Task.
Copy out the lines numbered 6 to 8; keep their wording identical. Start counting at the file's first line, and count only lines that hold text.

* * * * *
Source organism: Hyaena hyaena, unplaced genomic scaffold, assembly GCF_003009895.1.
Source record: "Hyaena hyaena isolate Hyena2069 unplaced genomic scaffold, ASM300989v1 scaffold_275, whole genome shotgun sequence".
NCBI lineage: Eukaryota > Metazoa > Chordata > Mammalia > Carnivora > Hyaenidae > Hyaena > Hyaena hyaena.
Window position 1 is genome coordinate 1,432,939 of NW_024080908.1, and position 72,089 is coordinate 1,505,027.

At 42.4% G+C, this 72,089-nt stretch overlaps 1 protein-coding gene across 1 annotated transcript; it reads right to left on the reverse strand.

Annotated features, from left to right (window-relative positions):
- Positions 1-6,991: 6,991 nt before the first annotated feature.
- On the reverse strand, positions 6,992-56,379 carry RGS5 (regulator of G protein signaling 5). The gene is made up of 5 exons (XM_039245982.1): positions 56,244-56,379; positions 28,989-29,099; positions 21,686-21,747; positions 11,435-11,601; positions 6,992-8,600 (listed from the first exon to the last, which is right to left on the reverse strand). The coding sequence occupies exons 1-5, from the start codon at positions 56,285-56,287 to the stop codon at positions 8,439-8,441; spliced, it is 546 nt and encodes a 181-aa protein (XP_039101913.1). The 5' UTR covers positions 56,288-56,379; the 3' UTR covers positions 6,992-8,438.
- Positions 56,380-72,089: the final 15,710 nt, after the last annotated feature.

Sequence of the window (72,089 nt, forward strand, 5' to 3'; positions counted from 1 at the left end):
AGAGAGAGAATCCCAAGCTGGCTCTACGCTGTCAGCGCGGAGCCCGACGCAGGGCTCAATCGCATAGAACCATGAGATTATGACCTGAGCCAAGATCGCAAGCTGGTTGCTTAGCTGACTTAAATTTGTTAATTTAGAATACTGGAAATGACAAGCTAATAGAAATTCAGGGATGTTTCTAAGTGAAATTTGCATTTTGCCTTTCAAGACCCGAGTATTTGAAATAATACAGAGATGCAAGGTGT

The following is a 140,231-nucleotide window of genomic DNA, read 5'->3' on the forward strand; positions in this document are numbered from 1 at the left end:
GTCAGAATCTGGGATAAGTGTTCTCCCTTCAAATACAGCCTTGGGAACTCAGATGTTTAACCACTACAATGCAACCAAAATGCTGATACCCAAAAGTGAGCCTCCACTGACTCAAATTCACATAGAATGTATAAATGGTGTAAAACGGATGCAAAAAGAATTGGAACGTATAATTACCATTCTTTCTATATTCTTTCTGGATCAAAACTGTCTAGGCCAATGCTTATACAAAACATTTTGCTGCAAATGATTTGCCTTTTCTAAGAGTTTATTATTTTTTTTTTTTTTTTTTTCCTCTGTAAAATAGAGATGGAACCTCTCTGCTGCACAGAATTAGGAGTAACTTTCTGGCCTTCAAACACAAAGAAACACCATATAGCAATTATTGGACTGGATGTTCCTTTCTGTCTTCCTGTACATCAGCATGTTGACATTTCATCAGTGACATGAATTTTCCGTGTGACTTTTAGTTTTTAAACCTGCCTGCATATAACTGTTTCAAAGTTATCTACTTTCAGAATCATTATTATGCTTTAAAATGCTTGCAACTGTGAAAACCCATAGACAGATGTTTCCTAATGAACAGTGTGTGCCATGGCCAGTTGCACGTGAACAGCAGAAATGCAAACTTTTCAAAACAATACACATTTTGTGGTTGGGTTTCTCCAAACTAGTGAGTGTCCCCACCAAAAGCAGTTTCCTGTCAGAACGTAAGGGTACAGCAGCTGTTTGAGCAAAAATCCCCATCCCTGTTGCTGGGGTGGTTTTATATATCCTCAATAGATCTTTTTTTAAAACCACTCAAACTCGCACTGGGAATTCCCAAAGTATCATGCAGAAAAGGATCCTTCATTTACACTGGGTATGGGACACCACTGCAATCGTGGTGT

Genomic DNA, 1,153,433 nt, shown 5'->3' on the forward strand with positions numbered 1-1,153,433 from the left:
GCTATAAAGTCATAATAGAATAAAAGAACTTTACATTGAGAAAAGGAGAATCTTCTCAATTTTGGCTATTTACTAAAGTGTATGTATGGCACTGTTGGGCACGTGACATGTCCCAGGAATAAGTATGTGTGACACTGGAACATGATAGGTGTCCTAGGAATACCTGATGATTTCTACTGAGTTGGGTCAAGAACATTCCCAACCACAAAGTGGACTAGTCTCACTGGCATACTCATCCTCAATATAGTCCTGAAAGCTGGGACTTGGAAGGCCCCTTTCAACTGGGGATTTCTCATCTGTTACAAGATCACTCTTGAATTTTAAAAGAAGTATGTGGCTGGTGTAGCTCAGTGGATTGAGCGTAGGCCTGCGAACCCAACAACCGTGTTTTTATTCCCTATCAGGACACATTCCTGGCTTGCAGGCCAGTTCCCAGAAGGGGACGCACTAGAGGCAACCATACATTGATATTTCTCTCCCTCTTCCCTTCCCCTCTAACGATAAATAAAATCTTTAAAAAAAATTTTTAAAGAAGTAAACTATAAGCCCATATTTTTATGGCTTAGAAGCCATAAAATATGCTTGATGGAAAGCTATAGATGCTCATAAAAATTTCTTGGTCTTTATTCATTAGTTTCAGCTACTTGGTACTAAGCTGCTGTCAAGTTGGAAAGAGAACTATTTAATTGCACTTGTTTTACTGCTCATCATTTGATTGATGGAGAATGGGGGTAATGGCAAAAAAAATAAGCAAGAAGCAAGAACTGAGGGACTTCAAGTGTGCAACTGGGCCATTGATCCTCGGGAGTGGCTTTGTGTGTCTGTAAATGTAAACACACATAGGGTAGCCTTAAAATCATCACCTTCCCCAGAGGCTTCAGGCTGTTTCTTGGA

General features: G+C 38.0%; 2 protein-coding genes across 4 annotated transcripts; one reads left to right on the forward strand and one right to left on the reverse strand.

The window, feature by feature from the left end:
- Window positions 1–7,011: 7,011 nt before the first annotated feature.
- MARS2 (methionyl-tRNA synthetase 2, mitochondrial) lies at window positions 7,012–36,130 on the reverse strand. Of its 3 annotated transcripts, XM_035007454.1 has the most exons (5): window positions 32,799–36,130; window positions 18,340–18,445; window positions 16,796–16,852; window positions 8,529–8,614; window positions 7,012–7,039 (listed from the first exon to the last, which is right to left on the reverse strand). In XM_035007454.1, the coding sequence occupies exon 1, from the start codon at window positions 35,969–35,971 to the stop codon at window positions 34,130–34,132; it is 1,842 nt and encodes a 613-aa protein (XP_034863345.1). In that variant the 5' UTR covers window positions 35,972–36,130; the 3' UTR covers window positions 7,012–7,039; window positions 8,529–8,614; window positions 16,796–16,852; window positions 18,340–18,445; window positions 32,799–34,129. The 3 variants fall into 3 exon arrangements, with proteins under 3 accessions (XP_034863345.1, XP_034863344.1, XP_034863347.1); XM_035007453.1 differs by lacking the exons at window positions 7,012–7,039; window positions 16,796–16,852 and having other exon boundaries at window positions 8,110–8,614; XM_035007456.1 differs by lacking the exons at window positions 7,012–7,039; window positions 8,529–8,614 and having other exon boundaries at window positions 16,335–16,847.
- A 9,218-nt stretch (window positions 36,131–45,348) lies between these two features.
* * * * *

Annotated features, from left to right (window-relative positions):
- Positions 1-6,991: 6,991 nt before the first annotated feature.
- On the reverse strand, positions 6,992-56,379 carry RGS5 (regulator of G protein signaling 5). The gene is made up of 5 exons (XM_039245982.1): positions 56,244-56,379; positions 28,989-29,099; positions 21,686-21,747; positions 11,435-11,601; positions 6,992-8,600 (listed from the first exon to the last, which is right to left on the reverse strand). The coding sequence occupies exons 1-5, from the start codon at positions 56,285-56,287 to the stop codon at positions 8,439-8,441; spliced, it is 546 nt and encodes a 181-aa protein (XP_039101913.1). The 5' UTR covers positions 56,288-56,379; the 3' UTR covers positions 6,992-8,438.